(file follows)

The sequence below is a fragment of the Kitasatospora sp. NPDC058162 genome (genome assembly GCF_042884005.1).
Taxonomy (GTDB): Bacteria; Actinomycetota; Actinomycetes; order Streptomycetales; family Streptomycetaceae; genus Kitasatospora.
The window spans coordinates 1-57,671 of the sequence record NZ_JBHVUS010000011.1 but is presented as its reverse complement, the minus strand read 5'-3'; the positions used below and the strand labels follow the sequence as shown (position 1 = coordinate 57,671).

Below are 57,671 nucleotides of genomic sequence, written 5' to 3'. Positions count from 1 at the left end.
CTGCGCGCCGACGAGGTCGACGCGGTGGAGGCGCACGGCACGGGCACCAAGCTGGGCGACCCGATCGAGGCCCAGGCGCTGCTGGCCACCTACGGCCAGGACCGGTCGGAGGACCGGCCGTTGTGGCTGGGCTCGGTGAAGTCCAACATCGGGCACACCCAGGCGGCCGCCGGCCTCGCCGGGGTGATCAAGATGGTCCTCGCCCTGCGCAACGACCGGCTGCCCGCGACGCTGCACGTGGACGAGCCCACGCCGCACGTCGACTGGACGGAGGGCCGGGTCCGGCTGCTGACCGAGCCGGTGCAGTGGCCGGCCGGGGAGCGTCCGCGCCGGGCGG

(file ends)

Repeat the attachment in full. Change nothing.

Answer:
The sequence below is a fragment of the Kitasatospora sp. NPDC058162 genome (genome assembly GCF_042884005.1).
Taxonomy (GTDB): Bacteria; Actinomycetota; Actinomycetes; order Streptomycetales; family Streptomycetaceae; genus Kitasatospora.
The window spans coordinates 1-57,671 of the sequence record NZ_JBHVUS010000011.1 but is presented as its reverse complement, the minus strand read 5'-3'; the positions used below and the strand labels follow the sequence as shown (position 1 = coordinate 57,671).

Below are 57,671 nucleotides of genomic sequence, written 5' to 3'. Positions count from 1 at the left end.
CTGCGCGCCGACGAGGTCGACGCGGTGGAGGCGCACGGCACGGGCACCAAGCTGGGCGACCCGATCGAGGCCCAGGCGCTGCTGGCCACCTACGGCCAGGACCGGTCGGAGGACCGGCCGTTGTGGCTGGGCTCGGTGAAGTCCAACATCGGGCACACCCAGGCGGCCGCCGGCCTCGCCGGGGTGATCAAGATGGTCCTCGCCCTGCGCAACGACCGGCTGCCCGCGACGCTGCACGTGGACGAGCCCACGCCGCACGTCGACTGGACGGAGGGCCGGGTCCGGCTGCTGACCGAGCCGGTGCAGTGGCCGGCCGGGGAGCGTCCGCGCCGGGCGG